In artisanal gold mining, mercury is essentially used to concentrate the gold. It does this by bonding with the gold to form a heavy amalgam that is then easily separated from the other minerals. It follows therefore, that if mercury is used as a mechanism of concentration, producing concentrates of gold ores through other means can enable reduction or even elimination of mercury use. In other words, a good process of concentration can replace mercury and lead to big environmental and health improvements.
Concentrating gold ores before applying mercury greatly reduces the mass of material that comes into contact with mercury. This reduces the amount of material that becomes contaminated and also the amount of mercury that is required to be applied. And of course, if concentration is done with sufficient sophistication and knowledge, mercury is not needed at all.
As an important first step along the way to eliminating mercury, concentrating avoids a worst practice called whole-ore-amalgamation, where mercury is brought into contact with 100% or the ore and losses of mercury to the environment can be very high - as high as 50 parts mercury for every part gold produced (more often ranging from 20:1 to 4:1). Simple concentration methods reduce the amount of mercury required for amalgamation to roughly 1 part mercury per 1 part of gold recovered. A vast improvement. Better yet, almost all of the mercury that is applied to a good concentrate ends up in the gold-mercury amalgam and if this mercury is recycled, for example by using a retort, losses can be further decreased by an additional 95%. Operating in this way, only 1 part mercury is used for each 20 parts of gold produced.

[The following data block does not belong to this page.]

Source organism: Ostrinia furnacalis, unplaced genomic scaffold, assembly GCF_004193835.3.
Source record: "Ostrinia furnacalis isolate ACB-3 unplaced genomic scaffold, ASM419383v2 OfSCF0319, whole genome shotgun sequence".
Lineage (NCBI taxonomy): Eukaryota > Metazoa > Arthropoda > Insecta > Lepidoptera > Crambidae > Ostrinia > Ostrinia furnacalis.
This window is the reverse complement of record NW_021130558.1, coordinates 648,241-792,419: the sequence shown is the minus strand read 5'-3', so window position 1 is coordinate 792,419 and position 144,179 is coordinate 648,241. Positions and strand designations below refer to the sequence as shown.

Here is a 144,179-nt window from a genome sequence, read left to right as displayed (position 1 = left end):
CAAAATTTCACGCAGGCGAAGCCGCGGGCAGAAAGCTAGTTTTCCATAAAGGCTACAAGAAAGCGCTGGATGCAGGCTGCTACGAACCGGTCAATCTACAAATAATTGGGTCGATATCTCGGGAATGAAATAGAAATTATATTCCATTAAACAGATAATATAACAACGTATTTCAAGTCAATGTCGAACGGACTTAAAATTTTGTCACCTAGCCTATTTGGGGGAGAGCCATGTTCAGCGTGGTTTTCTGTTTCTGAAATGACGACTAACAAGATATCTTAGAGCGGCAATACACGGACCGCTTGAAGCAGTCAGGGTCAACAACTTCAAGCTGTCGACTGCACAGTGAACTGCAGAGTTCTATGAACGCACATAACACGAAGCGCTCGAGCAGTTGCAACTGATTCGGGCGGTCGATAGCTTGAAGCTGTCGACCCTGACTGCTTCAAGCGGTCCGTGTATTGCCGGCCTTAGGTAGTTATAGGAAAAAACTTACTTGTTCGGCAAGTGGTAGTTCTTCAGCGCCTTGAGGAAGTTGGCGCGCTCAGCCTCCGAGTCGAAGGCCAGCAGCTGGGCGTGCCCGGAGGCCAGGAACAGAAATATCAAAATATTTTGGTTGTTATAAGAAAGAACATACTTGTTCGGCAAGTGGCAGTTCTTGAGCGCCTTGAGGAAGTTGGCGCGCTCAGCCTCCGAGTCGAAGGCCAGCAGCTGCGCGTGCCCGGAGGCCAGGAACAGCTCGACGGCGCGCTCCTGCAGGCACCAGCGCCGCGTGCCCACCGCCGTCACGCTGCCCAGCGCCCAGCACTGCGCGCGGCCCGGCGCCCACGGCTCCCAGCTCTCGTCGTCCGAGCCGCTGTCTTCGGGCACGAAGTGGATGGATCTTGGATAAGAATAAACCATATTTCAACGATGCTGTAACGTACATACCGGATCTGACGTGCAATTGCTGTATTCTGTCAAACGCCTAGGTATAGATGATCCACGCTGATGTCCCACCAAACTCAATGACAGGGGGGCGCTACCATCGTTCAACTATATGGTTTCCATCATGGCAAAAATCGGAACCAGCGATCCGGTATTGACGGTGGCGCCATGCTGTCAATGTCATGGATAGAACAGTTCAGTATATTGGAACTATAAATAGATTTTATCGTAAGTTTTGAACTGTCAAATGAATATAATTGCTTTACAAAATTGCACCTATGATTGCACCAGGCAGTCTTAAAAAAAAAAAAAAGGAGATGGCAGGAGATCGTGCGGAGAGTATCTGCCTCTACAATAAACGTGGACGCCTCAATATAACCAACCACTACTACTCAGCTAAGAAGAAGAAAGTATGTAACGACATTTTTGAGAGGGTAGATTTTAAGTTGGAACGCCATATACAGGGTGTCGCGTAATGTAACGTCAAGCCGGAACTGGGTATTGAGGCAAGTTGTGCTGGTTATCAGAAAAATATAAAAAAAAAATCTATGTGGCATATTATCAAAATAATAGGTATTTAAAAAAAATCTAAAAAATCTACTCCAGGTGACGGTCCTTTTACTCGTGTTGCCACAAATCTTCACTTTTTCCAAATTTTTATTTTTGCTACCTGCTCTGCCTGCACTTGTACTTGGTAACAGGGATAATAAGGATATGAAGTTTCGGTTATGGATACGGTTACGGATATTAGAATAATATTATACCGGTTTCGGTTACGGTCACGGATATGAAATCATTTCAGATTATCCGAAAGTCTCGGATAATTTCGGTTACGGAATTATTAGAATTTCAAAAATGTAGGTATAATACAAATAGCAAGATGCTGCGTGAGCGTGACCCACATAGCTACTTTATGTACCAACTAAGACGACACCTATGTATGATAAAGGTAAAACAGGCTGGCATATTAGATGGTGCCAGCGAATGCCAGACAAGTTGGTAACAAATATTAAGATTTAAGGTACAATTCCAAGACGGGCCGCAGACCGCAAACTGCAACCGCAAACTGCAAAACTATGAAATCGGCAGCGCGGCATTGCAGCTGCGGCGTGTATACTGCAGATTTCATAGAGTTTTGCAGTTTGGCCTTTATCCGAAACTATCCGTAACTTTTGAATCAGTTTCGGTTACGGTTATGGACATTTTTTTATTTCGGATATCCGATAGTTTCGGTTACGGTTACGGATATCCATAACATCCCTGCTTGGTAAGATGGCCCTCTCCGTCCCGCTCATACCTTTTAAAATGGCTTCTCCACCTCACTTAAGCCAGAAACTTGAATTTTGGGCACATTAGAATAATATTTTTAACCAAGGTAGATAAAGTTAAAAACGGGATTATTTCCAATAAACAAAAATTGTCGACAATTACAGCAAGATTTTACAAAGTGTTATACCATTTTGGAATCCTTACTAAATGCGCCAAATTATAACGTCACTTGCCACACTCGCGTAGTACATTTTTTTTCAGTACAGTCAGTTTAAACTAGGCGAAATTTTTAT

That is hundreds of times less mercury used and lost to the environment
Common methods of concentration that are, to a variable degree, accessible to artisanal and small scale gold miners are: panning, magnets, sluicing, spirals, vortexes, centrifuges, shaking tables, and flotation - in increasing order of complexity and cost.
Choosing a technology to produce a concentrate depends on the type of ore, access to capital, and having the knowledge and organisational skills with which to acquire and operate the equipment. Access to capital and expertise is often affected by legal status – with illegal or informal status being a significant barrier for miners to acquire and operate better equipment, and by extension a barrier to eliminate the use of mercury.
There is no doubt that helping artisanal miners gain access to the equipment and knowledge required to adequately concentrate their gold ores will help them reduce and ultimately eliminate the use of mercury. Technically speaking, replacing mercury with other processes of concentration can certainly be done. It is in fact, exactly what the large scale mining sector has done over the last decades.
They used to use mercury and now they don't - and they get more gold without it
With some innovation, finance, and most importantly, some political will, the same can be true for artisanal gold miners.